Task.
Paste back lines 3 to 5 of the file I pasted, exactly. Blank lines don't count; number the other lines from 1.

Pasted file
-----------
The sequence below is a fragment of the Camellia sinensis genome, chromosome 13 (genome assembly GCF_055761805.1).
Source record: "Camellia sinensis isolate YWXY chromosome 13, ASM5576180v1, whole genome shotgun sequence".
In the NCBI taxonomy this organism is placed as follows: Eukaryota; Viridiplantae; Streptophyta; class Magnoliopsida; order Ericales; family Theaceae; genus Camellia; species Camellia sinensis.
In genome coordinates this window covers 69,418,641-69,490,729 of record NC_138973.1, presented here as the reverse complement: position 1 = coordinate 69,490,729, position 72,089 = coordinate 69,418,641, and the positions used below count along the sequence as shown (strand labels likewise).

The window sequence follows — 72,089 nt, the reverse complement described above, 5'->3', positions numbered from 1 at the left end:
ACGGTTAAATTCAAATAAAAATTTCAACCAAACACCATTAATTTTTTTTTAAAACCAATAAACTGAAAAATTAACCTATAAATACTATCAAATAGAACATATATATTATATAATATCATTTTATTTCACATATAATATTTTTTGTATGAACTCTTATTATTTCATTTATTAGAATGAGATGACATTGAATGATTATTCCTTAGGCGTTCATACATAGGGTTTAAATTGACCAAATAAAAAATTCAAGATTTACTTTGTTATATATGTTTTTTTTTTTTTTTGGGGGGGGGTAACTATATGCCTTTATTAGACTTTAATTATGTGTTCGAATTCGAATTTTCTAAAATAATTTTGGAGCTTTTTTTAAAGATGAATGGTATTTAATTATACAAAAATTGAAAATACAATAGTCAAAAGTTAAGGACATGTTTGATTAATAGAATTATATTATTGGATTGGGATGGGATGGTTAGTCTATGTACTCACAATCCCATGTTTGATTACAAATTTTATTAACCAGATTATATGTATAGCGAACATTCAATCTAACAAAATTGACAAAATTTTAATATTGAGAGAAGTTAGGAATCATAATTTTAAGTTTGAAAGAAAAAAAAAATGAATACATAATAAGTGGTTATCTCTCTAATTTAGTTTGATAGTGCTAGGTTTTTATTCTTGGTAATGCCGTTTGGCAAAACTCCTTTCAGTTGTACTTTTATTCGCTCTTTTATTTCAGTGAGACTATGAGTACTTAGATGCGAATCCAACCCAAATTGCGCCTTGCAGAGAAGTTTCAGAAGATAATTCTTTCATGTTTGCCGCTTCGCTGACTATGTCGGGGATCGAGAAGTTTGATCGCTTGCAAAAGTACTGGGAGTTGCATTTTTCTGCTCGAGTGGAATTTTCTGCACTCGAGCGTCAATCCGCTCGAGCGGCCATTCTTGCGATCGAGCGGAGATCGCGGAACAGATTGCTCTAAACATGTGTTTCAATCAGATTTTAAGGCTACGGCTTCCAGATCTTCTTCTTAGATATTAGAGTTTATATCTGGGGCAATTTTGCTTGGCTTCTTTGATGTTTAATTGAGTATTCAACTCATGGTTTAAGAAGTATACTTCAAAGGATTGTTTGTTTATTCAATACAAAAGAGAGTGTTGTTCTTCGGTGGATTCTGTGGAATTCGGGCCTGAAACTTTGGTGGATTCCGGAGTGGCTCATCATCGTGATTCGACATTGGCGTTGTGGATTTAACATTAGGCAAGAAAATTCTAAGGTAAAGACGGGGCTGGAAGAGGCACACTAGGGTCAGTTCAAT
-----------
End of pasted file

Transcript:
In the NCBI taxonomy this organism is placed as follows: Eukaryota; Viridiplantae; Streptophyta; class Magnoliopsida; order Ericales; family Theaceae; genus Camellia; species Camellia sinensis.
In genome coordinates this window covers 69,418,641-69,490,729 of record NC_138973.1, presented here as the reverse complement: position 1 = coordinate 69,490,729, position 72,089 = coordinate 69,418,641, and the positions used below count along the sequence as shown (strand labels likewise).

The window sequence follows — 72,089 nt, the reverse complement described above, 5'->3', positions numbered from 1 at the left end: